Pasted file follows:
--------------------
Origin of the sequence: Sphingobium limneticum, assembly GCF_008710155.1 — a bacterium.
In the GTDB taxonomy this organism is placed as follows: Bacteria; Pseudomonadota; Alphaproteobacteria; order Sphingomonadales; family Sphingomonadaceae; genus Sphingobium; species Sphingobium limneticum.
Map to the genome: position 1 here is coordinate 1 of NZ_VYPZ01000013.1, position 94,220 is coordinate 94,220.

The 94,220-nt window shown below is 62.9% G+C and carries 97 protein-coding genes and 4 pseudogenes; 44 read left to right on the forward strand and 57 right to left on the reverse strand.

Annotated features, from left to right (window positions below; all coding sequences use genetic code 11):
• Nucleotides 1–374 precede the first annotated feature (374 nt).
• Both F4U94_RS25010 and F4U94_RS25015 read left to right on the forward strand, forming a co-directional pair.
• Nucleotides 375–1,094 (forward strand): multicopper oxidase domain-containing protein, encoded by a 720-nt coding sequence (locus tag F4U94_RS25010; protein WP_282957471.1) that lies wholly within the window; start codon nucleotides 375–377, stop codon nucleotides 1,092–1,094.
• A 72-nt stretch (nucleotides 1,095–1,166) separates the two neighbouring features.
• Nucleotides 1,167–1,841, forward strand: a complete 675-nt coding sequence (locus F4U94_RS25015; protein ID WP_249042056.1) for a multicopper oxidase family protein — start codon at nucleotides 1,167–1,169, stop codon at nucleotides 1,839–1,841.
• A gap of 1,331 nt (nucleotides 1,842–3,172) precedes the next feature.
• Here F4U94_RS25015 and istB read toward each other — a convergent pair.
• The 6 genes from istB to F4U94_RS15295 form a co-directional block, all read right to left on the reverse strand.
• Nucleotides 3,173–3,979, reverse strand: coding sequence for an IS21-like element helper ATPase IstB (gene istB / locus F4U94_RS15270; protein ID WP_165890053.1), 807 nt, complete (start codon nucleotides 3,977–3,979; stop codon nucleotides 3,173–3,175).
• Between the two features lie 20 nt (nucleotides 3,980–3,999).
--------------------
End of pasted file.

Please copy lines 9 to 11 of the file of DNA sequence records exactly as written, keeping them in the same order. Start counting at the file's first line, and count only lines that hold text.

• A 72-nt stretch (nucleotides 1,095–1,166) separates the two neighbouring features.
• Nucleotides 1,167–1,841, forward strand: a complete 675-nt coding sequence (locus F4U94_RS25015; protein ID WP_249042056.1) for a multicopper oxidase family protein — start codon at nucleotides 1,167–1,169, stop codon at nucleotides 1,839–1,841.
• A gap of 1,331 nt (nucleotides 1,842–3,172) precedes the next feature.